Keep an eye on your mates when you're out – You look after them, they look after you. It's all about having fun and making it home safely. It's not about being a hero – it's about doing something small. (7:58) A New Zealand PSA about sexual assault prevention focusing on bystanders [WARNING sexual assault triggers abound] [more inside]
The Hairpin's Jia Tolentino holds three interviews with virgins. (Trigger warnings on the second and third stories.)
In other positive criminal justice news, the US Department of Justice has issued long overdue rules for combating sexual assault of prisoners in federal, state, and local penitentiaries. [more inside]
Women in the bondage and kink scene are speaking out about sexual assaults in the community, and calling for change. Kitty Stryker, KinkyLittleGirl, Perverted Negress, and Maggie Mayhem share their experiences
A Field Guide to Creepy Dom (All links as likely as not to be NSFW)
"Under Title IX, a woman is entitled to equal access to everything on a college campus. That includes being safe."
In response to campus advocates and new directives from the U.S. Department of Education's Office for Civil Rights, Stanford University has lowered the evidence standard for cases of sexual misconduct from "beyond a reasonable doubt" to a "preponderance of the evidence". This move, which applied immediately and took effect during then on-going proceedings, was met with praise from students("If the new Standard of Proof bothers you, there’s an easy solution: don’t sexually assault people"), but has proved controversial among civil liberties organizations ("a shocking disregard for fair procedures on campus"), academic scholars ("a declaration of martial law against men...and a betrayal of the Title IX equity law"), and alumni ("The President’s recent decision is all the proof I need to know that the University shows little respect for the rights of students"). [more inside]
When men in the military rape other men in the ranks, no one wants to talk about it. Why the sexual assault of males in the service is finally being confronted. [more inside]
Society teaches 'Don’t get raped' rather than 'Don’t rape' "When Stevens reads articles about drunk driving, the police are quoted telling people to stop drinking and driving. But when she reads articles about sexual assault, there is no warning telling would-be attackers not to rape. Instead, the authorities tell potential victims to take precautions." [more inside]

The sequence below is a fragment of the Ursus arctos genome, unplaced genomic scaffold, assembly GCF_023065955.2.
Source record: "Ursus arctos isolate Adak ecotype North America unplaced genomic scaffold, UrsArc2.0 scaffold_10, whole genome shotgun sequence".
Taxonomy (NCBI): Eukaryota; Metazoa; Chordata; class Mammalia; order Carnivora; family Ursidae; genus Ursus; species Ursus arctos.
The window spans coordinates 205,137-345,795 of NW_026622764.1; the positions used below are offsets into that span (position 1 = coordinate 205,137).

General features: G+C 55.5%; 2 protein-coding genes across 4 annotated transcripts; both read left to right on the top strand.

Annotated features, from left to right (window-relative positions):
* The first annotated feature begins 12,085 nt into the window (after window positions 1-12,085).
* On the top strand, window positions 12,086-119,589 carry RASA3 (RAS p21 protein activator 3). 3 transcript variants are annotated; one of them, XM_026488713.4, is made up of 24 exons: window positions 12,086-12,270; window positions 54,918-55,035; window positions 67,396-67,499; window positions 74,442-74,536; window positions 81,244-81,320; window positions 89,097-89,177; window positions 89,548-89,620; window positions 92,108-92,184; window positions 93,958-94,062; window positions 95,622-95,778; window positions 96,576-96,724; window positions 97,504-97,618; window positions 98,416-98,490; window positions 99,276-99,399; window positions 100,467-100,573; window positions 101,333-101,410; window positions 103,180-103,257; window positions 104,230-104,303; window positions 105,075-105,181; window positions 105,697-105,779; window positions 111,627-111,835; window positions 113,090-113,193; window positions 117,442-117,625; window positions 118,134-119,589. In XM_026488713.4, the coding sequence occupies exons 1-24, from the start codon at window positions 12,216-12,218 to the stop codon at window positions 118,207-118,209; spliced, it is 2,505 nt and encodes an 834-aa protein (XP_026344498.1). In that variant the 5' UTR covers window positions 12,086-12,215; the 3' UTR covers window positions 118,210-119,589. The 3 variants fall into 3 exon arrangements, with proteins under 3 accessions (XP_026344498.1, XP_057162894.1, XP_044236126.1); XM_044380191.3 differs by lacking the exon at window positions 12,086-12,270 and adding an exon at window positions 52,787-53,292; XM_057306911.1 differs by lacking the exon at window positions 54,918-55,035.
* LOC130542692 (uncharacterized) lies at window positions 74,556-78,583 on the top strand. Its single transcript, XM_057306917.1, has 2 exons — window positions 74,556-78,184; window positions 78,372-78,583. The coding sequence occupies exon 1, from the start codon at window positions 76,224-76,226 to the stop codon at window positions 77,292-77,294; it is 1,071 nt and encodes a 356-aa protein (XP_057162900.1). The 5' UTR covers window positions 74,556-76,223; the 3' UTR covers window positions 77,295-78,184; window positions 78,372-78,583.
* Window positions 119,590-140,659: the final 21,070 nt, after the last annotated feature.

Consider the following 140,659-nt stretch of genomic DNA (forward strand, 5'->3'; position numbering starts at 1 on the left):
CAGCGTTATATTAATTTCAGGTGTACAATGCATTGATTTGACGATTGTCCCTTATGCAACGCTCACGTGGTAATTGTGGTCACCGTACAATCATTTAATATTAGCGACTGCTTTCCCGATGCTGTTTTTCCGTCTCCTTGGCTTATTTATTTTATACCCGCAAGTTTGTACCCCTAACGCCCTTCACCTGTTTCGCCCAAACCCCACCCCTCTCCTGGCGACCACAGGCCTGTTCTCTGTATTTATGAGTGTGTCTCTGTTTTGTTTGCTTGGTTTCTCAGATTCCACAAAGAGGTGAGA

Sexual Assault Nurse Examiners (SANEs) are registered nurses who have special training and experience in forensic evidence collection (conducting “rape kits”) and survivor-centered care. They also increasingly conduct forensic examinations on suspects accused of sexual assault(PDF). There is evidence that, through this work, SANE programs increase the prosecution rates of sexual assault cases. However, as a result of a recent Supreme Court Case, Crawford v. Washington, the role of SANEs is being increasingly curtailed(behind a pay wall). [more inside]
James Stipe, a Marine, allegedly posed as his ex-girlfriend to post an ad on Craigslist seeking an “aggressive man with no concern for women.” The woman was later raped in her home. [more inside]
"When the day's activities include the likelihood of getting your brains shot out, maybe a little slap and tickle - while not desirable - is not the end of the world."
The New York Times examines several reports of sexual harassments and assaults on women in the US Military. In the article's comments, current and former troops chime in to suggest that this is an inevitable result of including women in combat zones. [more inside]
A nine-month investigation by the Center for Public Integrity reveals that student victims of sexual assaults "face a depressing litany of barriers that often either assure their silence or leave them feeling victimized a second time." [more inside]
My friends and I confided in each other, swapping stories, sharing out pain, while keeping it all hidden from the adults in our lives. After all, who could we tell? This wasn’t rape - it didn’t fit the definitions. This was Not rape. We should have known better. We were the ones who would take the blame. We would be punished, and no one wanted that. So, these actions went on, aided by a cloak of silence. From Racialicious.
Men Can Stop Rape is part of a growing movement to stop rape, sexual assault, and sexual violence by focusing on educating men. There are efforts to change the climate on college campuses and curriculum at Haverford, Tulane, Kansas State, Idaho State, University of Wisconsin, University of Texas, University of Minnesota, University of Maine, Portland State, Harvard, University of Rochester, University of Delaware, Franklin and Marshall, and Colorado State, to name a few. Want to start your own? Here's how. Not in college? There's [more inside]
Ubuntu is organizing a 'National Day of Truthtelling' in Durham, NC, on April 28, 2007. They argue that poor judgment does not justify rape, and are gathering women to tell their stories. Their motto: "It is better to speak."
"The Associated Press, which usually does not report names of sexual assault victims, stopped identifying the girls by name after authorities said they had been raped. The AP resumed reporting Marris' name Friday after she came forward and used Brooks' name after she appeared on national television Monday." Richard Roeper and the Los Angeles Times cover the media decision to cover rape differently than other crimes.